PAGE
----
Arliss Spoke and Wickets Shook
Disreali (1929) Helps History's Lesson Go Down
The creaking sound you hear is TCM bringing forth a first-ever talkie with George Arliss, Disraeli not often shown and (so far) not on DVD. This was really the show they'd remember GA for. He was identified with the part for board-trod of it, then screen playing same sans voice. Arliss overcame stiffness that plagued talkie thesps by tight cling to stage convention and inviting microphones in on the party. Of cameras, and more importantly swaying booms, he had no fear. The monocled master just took what worked on a stage and made movies accommodate it, experience in silents smoothing path to sound mastery. It needs Arliss projected large to catch sly inflections, his face a constant register of knowing humor. GA could get at funnybones even of a great unwashed, his following not limited to urban sophisticates. Most could identify and laugh with him, even when it was remote historical figures he impersonated.
|The Grand Arliss Gesture. Audiences Looked Forward To These. I Still Do.|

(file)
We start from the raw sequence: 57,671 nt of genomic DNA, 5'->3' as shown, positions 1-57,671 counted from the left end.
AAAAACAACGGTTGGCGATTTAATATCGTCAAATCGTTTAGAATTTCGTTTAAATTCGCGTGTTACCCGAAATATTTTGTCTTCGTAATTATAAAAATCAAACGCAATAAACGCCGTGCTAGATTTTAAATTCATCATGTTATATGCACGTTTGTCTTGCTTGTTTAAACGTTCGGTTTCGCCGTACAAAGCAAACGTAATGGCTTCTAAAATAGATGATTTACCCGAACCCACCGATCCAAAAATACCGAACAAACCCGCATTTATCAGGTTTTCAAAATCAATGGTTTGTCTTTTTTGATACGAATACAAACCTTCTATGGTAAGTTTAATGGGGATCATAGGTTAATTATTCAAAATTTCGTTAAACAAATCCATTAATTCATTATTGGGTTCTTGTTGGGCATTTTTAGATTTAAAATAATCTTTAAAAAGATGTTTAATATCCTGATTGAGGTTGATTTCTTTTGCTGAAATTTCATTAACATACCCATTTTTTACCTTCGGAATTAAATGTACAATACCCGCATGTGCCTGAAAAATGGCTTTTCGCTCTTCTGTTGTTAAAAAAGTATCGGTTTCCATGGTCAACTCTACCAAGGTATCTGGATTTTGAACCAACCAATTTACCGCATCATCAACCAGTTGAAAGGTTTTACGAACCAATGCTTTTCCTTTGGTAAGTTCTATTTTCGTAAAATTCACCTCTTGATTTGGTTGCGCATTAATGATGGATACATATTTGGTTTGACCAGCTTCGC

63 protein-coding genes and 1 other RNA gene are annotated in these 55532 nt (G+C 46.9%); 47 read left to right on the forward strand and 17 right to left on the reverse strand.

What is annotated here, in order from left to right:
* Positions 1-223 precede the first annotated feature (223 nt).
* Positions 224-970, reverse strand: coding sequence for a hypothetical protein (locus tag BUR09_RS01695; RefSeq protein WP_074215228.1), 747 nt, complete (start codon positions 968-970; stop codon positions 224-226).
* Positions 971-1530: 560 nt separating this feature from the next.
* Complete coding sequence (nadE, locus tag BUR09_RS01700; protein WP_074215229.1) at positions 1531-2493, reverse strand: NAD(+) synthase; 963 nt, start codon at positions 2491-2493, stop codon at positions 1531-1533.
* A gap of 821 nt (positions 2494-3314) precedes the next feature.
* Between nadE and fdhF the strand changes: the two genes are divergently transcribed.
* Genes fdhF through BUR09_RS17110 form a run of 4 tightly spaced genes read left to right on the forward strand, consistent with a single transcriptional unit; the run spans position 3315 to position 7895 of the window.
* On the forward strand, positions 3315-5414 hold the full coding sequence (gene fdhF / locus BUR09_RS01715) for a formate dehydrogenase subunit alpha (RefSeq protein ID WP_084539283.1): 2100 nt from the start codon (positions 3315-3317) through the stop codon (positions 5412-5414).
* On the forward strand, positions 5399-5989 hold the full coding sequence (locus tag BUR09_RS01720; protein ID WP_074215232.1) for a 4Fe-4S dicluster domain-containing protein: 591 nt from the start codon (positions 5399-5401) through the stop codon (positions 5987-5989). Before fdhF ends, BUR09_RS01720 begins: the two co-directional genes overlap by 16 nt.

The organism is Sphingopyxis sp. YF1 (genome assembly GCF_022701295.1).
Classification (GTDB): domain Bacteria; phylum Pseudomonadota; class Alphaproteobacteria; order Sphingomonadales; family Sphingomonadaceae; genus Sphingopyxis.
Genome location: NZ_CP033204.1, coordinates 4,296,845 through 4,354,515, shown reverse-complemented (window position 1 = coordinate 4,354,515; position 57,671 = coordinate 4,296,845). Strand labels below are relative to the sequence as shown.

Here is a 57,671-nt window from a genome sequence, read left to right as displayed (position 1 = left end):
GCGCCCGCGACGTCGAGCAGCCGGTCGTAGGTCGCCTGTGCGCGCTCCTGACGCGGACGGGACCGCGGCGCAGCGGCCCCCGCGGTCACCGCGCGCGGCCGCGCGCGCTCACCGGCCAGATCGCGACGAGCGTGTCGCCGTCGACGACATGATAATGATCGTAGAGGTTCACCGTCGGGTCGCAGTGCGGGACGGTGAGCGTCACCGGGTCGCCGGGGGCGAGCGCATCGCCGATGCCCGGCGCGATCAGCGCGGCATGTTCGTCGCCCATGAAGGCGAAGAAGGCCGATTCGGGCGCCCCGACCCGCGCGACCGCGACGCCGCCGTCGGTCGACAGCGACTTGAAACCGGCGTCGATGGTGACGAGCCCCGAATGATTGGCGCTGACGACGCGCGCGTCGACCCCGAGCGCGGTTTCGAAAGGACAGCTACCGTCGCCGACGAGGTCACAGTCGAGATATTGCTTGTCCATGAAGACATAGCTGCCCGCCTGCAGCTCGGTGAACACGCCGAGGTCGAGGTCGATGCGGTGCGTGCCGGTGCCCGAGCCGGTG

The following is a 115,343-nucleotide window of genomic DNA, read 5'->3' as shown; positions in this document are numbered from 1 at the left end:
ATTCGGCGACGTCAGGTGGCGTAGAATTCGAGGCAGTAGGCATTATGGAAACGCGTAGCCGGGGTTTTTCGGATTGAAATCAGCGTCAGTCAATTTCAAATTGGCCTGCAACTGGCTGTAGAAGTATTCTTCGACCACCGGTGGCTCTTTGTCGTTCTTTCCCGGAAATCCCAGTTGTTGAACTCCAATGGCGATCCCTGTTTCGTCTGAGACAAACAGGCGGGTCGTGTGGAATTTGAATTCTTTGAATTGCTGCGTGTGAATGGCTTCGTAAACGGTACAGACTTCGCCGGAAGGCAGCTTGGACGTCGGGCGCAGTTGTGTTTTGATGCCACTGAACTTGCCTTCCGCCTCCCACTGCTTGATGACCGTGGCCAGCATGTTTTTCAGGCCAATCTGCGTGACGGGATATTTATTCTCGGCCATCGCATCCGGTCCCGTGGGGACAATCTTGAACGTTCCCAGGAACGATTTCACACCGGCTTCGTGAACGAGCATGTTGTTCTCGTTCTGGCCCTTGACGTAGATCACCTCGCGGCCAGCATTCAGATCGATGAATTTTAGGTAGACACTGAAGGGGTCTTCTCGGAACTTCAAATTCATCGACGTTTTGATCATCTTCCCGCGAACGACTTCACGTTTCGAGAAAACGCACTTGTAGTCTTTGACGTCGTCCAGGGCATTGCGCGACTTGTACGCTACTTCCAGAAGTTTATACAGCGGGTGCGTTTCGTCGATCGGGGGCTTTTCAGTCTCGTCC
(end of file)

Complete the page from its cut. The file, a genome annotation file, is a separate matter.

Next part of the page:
Helpful too was more people knowing then who Disraeli was, history less distant, and public education more rigorous, as of '29. Arliss wisely cast youth in support for Disraeli and elsewhere, knowing pretty faces beyond his own singular countenance were needed. Disqualified as sex lure, Arliss would be Dan Cupid in the alternative, empire matters taking back seat to union of callow lovebirds. All that took onus off dry parchment and made Arliss schooling like all-the-time recess. If he seems an outlandish show-off today ... well, that was just mastery of the craft talking, flamboyance an Arliss signature writ by a disciplined hand. Disraeli is remarkable for being (a one and only?) spy thriller played out at a single garden and sitting room, close quarters in which to haggle the fate of a nation. Disraeli was a hit ($1.4 million in worldwide rentals), the biggest such of GA's Warner career, and a rare mating of prestige with money. Arliss had taken the old concept of "Famous Players In Famous Plays" and finally made it pay. I don't wonder at Warners giving him such creative leeway over vehicles to come.
More George Arliss at Greenbriar Archive: Getting In George's Groove, a youthful George Arliss (was there ever such a thing?), and Voltaire.